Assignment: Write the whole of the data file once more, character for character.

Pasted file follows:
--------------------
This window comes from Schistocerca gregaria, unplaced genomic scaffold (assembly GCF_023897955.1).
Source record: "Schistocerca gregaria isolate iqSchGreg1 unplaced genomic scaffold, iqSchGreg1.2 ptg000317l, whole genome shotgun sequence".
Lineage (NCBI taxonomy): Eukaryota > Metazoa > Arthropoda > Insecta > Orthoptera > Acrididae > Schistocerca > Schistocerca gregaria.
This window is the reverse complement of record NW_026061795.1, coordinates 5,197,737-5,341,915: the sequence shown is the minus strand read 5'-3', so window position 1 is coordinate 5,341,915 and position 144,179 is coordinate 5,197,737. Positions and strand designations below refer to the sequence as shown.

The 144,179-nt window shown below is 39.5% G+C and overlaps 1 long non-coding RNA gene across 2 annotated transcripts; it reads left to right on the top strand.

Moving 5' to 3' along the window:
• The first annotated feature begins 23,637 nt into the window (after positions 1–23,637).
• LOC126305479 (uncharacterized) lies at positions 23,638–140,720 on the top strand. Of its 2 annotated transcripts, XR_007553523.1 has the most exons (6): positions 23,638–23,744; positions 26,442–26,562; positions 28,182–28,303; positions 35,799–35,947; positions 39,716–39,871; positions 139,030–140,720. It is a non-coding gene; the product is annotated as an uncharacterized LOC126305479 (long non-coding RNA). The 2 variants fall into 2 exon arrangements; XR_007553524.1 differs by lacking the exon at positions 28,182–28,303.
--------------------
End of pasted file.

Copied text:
This window comes from Schistocerca gregaria, unplaced genomic scaffold (assembly GCF_023897955.1).
Source record: "Schistocerca gregaria isolate iqSchGreg1 unplaced genomic scaffold, iqSchGreg1.2 ptg000317l, whole genome shotgun sequence".
Lineage (NCBI taxonomy): Eukaryota > Metazoa > Arthropoda > Insecta > Orthoptera > Acrididae > Schistocerca > Schistocerca gregaria.
This window is the reverse complement of record NW_026061795.1, coordinates 5,197,737-5,341,915: the sequence shown is the minus strand read 5'-3', so window position 1 is coordinate 5,341,915 and position 144,179 is coordinate 5,197,737. Positions and strand designations below refer to the sequence as shown.

The 144,179-nt window shown below is 39.5% G+C and overlaps 1 long non-coding RNA gene across 2 annotated transcripts; it reads left to right on the top strand.

Moving 5' to 3' along the window:
• The first annotated feature begins 23,637 nt into the window (after positions 1–23,637).
• LOC126305479 (uncharacterized) lies at positions 23,638–140,720 on the top strand. Of its 2 annotated transcripts, XR_007553523.1 has the most exons (6): positions 23,638–23,744; positions 26,442–26,562; positions 28,182–28,303; positions 35,799–35,947; positions 39,716–39,871; positions 139,030–140,720. It is a non-coding gene; the product is annotated as an uncharacterized LOC126305479 (long non-coding RNA). The 2 variants fall into 2 exon arrangements; XR_007553524.1 differs by lacking the exon at positions 28,182–28,303.